Oh Mickey You’re So Fine
Whenever a new assistant coach comes to Ohio State, they are surrounded by things to be impressed by. The facilities, the talent, the coaching staff, and the recruiting base are all lauded.
Another area that usually gets an emphatic mention is the strength staff and strength coach Mickey Marotti. Coaches catch up quickly on how far the veterans have come under Marotti and how much they have changed.
Every new coach has been impressed by Marotti’s work, but he was hardly a new face for co-defensive coordinator Greg Mattison.
“I’ve worked with him eight years at Notre Dame, three years at Florida and there’s not a better strength coach in America,” Mattison said.
“This guy works the players at the top level of how you have to work to get good. He’s cutting edge always on what’s the best thing to do. And then he works them extremely hard and they listen to him and they believe in him and he’s got their back. This guy, he gives every single thing he has to this team and that’s why the players have improved.”
Give Yourself a Chance
The landscape of college football changes almost daily now because of the transfer portal.
Just yesterday, Illinois may have landed their 2019 and 2020 starting quarterback when former Michigan quarterback Brandon Peters announced that he was joining Lovie Smith’s Illini football program.
Ohio State has seen their quarterback room completely transformed by the transfer portal and it is still a process that programs are adapting to as it comes.
No other position in football is like quarterback, which is why OSU quarterbacks coach Mike Yurcich understands the fluidity of the position.
Still, he would like to see more players stick it out a bit longer.
“It makes you appreciate different types of student-athletes, especially the ones who put the university first,” he said. “That attitude of unselfishness is so important to have at every position, not just quarterback. I know we try to single out quarterback because it’s different, but it’s really not. All of your players need to have that team-first attitude.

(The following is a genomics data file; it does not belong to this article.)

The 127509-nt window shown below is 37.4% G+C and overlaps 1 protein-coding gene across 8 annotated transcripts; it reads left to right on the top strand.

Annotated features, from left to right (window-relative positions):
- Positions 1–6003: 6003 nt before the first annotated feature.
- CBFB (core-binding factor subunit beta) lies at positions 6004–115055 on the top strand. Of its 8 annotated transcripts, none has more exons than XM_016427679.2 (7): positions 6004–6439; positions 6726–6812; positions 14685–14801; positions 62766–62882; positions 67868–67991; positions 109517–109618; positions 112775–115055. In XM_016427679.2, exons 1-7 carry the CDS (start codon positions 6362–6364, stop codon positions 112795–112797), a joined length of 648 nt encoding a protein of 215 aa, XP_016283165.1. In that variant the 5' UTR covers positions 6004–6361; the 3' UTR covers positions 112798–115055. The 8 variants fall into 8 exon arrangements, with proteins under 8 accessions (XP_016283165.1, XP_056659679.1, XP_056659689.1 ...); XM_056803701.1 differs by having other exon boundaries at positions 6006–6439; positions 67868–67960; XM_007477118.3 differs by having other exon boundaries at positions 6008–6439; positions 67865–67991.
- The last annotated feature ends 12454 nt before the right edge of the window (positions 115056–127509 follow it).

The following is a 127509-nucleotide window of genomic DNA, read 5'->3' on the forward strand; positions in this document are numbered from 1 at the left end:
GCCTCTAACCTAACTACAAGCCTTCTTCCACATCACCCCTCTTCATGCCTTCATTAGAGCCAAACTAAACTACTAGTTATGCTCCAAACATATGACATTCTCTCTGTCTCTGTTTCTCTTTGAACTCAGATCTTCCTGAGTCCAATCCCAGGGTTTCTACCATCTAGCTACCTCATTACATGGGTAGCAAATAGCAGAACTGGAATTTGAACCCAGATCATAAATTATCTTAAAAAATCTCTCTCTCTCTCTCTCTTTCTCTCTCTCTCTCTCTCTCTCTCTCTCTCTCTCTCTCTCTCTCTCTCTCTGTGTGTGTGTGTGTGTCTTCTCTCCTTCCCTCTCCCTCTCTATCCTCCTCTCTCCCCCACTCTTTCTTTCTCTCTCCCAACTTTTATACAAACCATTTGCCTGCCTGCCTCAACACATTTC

“That’s what you’re trying to attract, but at the same time I’m a guy who transferred myself. I was a quarterback. It’s come full circle. I get it. I think you have to give yourself a chance. Most teams are only going to play one quarterback and that’s just the nature of competition.”
With 1,453 yards rushing as a true freshman in 2017 and 1,053 yards last season as a sophomore, Ohio State running back JK Dobbins is on the precipice of becoming the Buckeyes’ second three-time 1,000-yard rusher.
He would join Archie Griffin, who is currently the lone member of more than one club.
On the verge of possibly playing in his last season with the Buckeyes, Dobbins doesn’t like to think about his legacy, but when Griffin’s name is mentioned, it is special.
“Yeah, I mean whenever you bring that up it’s like Archie Griffin… wow that’s a two-time Heisman Trophy winner, he’s a legend here,” Dobbins said. “So yeah, you think about that stuff. But me right now, I’m just getting better day by day. At the end of the season, we’ll see if I got 1,000 yards or 2,000 yards we’ll see.”
Dobbins said he is not approaching this season as if it will be his last. And when asked if he had any goals in mind, he said he did not, until he was asked if the 2,000 yards rushing he mentioned was actually possible.
“I do,” he said. “Yeah, that’s a goal.”